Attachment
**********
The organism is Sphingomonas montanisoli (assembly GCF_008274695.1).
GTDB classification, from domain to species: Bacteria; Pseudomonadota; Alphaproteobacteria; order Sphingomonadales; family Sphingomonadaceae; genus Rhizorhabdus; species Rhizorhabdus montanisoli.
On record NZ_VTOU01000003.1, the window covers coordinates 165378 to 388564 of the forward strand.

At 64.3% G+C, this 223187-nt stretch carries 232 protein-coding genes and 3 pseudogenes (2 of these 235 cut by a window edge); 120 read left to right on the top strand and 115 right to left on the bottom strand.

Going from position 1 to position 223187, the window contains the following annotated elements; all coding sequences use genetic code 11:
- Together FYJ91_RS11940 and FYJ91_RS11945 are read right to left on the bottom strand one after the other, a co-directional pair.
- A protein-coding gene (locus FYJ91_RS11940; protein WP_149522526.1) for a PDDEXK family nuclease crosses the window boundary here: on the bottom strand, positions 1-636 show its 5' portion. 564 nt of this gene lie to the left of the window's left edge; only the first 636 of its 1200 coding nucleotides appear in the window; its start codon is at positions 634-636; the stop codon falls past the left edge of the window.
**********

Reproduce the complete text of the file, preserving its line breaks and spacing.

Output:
The organism is Sphingomonas montanisoli (assembly GCF_008274695.1).
GTDB classification, from domain to species: Bacteria; Pseudomonadota; Alphaproteobacteria; order Sphingomonadales; family Sphingomonadaceae; genus Rhizorhabdus; species Rhizorhabdus montanisoli.
On record NZ_VTOU01000003.1, the window covers coordinates 165378 to 388564 of the forward strand.

At 64.3% G+C, this 223187-nt stretch carries 232 protein-coding genes and 3 pseudogenes (2 of these 235 cut by a window edge); 120 read left to right on the top strand and 115 right to left on the bottom strand.

Going from position 1 to position 223187, the window contains the following annotated elements; all coding sequences use genetic code 11:
- Together FYJ91_RS11940 and FYJ91_RS11945 are read right to left on the bottom strand one after the other, a co-directional pair.
- A protein-coding gene (locus FYJ91_RS11940; protein WP_149522526.1) for a PDDEXK family nuclease crosses the window boundary here: on the bottom strand, positions 1-636 show its 5' portion. 564 nt of this gene lie to the left of the window's left edge; only the first 636 of its 1200 coding nucleotides appear in the window; its start codon is at positions 634-636; the stop codon falls past the left edge of the window.